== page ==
28 days that transformed my career

What I learned from hitting reset during the worst job market since the Great Depression.

When I left my job on April 23, 2020, 4.4 million of our fellow Americans had filed for unemployment during the previous week, bringing the total to over 26 million jobs that were — poof — gone since COVID-19 had begun to place its sickly fingerprints all over our economy just five weeks earlier.

That day, headlines trumpeted that the unemployment rate was racing toward an unthinkable 23%, likely to finish a close second to the record 25% rate seen at the peak of the Great Depression. It was also almost too much to consider that, oh, by the way, nearly 4 million people were expected to graduate with college degrees and jump, perhaps reluctantly, into the job market in 2020. All sobering numbers, not just for the those who had lost jobs, but for everyone considering their future.

As I sat, staring out the window of my home office, why was I not freaking out? Why, on that hazy, April afternoon, was I not crawling under my desk and withdrawing into a fetal position, or reaching into the mini fridge to numb my expected sorrows?

Perhaps it’s because I have (almost) always been one to have some sort of plan — for the small things, for the big things, for almost everything. My wife calls it OCD. I call it being prepared. You be the judge.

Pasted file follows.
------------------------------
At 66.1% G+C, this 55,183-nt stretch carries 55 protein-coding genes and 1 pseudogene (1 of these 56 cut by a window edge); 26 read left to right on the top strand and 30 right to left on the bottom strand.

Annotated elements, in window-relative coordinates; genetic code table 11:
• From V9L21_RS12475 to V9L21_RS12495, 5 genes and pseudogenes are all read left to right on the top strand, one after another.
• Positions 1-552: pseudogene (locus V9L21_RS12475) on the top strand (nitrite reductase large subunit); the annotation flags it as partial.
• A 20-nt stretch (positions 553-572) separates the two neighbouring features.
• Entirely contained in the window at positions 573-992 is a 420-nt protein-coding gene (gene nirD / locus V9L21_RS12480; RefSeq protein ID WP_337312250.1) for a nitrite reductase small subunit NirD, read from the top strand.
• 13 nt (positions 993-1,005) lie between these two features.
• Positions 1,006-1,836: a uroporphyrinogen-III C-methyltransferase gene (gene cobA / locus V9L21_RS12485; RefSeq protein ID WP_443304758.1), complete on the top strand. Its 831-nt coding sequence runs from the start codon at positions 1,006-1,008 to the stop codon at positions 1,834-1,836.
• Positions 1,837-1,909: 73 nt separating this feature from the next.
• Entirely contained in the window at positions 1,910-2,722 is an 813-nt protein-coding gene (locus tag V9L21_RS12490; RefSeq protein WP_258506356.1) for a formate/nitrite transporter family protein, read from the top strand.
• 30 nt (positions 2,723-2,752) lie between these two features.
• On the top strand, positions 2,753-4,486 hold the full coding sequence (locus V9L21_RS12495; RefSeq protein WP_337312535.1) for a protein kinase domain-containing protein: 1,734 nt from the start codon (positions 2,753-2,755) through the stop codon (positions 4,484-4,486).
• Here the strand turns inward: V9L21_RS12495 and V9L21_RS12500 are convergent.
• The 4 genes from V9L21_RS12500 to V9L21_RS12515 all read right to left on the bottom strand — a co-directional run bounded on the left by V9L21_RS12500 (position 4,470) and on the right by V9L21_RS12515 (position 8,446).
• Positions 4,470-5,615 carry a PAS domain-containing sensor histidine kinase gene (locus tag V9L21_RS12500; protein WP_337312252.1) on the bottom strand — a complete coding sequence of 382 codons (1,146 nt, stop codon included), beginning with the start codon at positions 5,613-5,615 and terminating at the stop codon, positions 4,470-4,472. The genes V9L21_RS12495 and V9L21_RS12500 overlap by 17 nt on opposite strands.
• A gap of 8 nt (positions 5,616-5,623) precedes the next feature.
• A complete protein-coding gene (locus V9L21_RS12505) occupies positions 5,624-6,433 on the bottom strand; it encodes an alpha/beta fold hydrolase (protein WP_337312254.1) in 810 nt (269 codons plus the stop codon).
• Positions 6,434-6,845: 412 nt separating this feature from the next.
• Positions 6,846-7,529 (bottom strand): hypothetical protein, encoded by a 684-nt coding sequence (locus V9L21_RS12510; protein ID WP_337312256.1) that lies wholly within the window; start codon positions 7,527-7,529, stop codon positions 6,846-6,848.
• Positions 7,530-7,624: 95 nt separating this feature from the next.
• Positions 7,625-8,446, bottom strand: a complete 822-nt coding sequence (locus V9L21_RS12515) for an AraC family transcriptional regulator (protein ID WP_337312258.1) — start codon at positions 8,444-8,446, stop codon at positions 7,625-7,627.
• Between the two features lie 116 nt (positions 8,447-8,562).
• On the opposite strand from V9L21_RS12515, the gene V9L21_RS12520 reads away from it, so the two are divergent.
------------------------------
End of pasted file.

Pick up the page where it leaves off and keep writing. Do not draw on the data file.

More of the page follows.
Fast forward to late May — specifically, 28 days later. I found myself excitedly considering multiple career offers, all with unique pros and cons. Did I want to jump right back into the status quo of something similar to my previous role? How about an ownership opportunity? Perhaps the excitement of working with people who I truly love to see succeed? What if I were to apply my skills to a completely new industry?

How did I get there? I wondered that question aloud. What happened in 28 days that put me in a position to have an amazing menu of options, and what did I learn along the way that I could apply going forward? Five lessons in particular stood out, and I am hopeful those lessons may help you if you find yourself at a similarly challenging career crossroads.

You are your own boss

My job for 28 days was executing a plan to define actions, deeply evaluate options, and commit to what was next in my career. Although it was unpaid, it wasn’t part-time. I couldn’t sleep in, couldn’t let a rainy day slow me down and couldn’t linger on my favorite podcast for too long.